Published data were used to analyse the long-term annual temperature trends at six locations located on islands in the Southern Ocean. Similarities in the trends for individual stations enabled a comprehensive trend to be established for the whole region.
The data used were all from the website of KNMI (the Royal Netherlands Meteorological Institute). Only raw data were used (ie as originally recorded, without any adjustments). All of the data were located in rural areas or in small towns.
The periods of the data ranged from 45 years to 98 years of complete annual data. The earliest record, at Orcadas Station, commenced in 1903.
The plots shown below are of the annual mean temperatures at each of the six locations. On each plot a polynomial “best fit” trendline has been added. It should be noted that the trendlines near each extremity (ie near the start and end of the records) are quite sensitive to individual data points, whereas trendlines within the main body of the record are much more stable and reliable.
COMPARISON OF TRENDLINES
Annual Mean Temperature Trends
[ The basis of these trendlines can be seen from the analyses for the six individual stations – see next section. ]
Annual Mean Temperature Residual Trends
[ The individual trend-lines have been adjusted by constant amounts to be approximately zero at trend troughs around 1960. ]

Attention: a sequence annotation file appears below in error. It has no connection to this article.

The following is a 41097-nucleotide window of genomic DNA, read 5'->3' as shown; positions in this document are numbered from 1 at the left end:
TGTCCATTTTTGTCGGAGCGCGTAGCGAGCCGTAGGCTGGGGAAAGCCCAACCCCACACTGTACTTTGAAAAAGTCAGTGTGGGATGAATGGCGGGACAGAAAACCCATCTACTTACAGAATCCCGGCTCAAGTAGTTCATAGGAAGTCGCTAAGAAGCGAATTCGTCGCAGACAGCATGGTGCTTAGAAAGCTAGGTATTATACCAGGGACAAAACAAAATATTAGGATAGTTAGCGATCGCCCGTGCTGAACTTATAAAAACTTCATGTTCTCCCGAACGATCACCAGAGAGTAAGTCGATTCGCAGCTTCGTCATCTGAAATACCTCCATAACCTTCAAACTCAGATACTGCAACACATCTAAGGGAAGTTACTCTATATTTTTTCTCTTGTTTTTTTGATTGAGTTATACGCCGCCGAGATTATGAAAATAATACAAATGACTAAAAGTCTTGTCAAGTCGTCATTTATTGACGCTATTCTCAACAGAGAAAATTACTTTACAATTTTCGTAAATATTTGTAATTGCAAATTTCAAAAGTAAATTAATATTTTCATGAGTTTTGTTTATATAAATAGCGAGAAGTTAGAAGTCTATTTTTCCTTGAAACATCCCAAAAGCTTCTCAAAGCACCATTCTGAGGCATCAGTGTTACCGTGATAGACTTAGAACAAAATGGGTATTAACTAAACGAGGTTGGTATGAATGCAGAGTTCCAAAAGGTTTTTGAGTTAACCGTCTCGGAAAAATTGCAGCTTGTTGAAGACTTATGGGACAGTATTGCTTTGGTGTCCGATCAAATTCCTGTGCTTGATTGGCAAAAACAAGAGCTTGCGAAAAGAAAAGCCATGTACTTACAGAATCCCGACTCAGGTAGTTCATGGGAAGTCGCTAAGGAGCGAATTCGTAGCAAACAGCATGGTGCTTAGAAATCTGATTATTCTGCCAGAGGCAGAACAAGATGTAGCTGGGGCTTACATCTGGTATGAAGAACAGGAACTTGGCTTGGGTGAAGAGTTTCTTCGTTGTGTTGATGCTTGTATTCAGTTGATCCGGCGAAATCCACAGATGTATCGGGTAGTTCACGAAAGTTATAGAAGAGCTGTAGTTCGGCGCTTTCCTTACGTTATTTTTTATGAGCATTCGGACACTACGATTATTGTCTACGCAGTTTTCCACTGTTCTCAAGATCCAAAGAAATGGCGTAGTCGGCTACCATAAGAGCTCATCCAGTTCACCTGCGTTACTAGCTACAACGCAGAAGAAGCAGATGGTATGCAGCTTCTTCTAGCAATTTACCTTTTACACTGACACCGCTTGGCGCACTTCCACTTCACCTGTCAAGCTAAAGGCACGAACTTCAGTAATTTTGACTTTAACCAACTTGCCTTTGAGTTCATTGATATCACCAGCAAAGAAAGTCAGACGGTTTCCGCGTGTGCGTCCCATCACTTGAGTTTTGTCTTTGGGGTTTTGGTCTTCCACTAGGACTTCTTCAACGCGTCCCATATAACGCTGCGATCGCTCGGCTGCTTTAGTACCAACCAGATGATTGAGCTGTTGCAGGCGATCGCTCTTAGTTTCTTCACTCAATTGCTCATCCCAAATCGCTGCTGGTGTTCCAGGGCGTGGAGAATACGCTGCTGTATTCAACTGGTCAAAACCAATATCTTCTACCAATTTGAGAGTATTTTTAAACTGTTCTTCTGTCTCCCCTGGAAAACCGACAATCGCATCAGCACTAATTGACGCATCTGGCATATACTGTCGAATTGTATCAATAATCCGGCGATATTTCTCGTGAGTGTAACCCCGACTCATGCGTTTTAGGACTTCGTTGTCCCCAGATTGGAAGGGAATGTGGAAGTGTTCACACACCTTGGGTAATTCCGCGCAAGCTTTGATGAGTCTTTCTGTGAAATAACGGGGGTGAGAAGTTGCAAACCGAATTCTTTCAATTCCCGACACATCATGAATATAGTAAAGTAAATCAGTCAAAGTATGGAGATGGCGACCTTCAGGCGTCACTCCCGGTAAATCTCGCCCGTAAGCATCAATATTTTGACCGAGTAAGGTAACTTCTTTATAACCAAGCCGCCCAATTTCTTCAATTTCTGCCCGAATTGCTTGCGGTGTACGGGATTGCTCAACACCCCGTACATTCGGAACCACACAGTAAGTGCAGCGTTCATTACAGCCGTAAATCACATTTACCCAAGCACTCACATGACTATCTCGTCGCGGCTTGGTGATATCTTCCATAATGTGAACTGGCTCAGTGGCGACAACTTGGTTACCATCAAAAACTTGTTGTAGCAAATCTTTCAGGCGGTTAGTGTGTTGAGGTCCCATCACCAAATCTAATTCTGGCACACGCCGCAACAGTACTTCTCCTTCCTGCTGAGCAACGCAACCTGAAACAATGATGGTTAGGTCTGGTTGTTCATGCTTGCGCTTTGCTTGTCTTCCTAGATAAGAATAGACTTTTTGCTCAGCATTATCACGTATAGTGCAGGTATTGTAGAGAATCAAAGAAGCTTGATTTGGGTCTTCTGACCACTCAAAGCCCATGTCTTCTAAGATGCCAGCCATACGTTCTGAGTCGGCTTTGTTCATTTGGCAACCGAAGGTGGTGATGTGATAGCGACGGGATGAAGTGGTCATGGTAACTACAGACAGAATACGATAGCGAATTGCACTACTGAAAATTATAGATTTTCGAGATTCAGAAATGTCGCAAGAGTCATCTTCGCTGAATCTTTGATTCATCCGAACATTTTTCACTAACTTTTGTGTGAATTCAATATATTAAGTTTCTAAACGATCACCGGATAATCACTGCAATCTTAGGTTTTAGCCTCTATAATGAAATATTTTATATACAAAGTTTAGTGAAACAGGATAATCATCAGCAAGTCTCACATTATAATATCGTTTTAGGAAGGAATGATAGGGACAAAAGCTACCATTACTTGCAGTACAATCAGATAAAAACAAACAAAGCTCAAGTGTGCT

ANNUAL MEAN TEMPERATURE TRENDS FOR INDIVIDUAL STATIONS
Orcadas (South Okney, Argentina) 1903-2015
Grytviken (South Georgia, UK) 1905-2015
Marion Island (South Africa) 1948-2015
New Amsterdam Island (France) 1950-2015
Macquarie Island (Australia) 1948-2015
Campbell Island (New Zealand) 1941-2002
DISCUSSION AND COMMENTS
- The data analysed was limited to that which were available on the KNMI website.
- The annual mean temperature trend-lines for the six stations are all cyclical and similar.
- Few records exit prior to aroud 1950 when there is an apparent Low or plateau in the temperature trend-line.
- At four stations a well-defined High occurred around 2000 with a plateau for the other two stations.
- The ~2000 High was generally about 0.5-1.0 deg C higher that that in ~1960.
- The trendlines for all six stations were all cyclical and similar with Lows or plateaus around 1960 and Highs or plateaus around 2000.
- The increase in temperature between ~1960 and ~2000 was generally 0.5-1.0 deg C.
This article was written by Brian Gunter of Narooma, NSW. In his previous life Brian was an engineering hydrologist involved over many years in the analysis of rainfall and river flow data for the planning of water resources projects in Australia, Asia and Africa. In recent years he has been one of the Marine Rescue NSW (previously Royal Volunteer Coastal Patrol) volunteer weather observers who operate the Narooma station for the Bureau of Meteorology.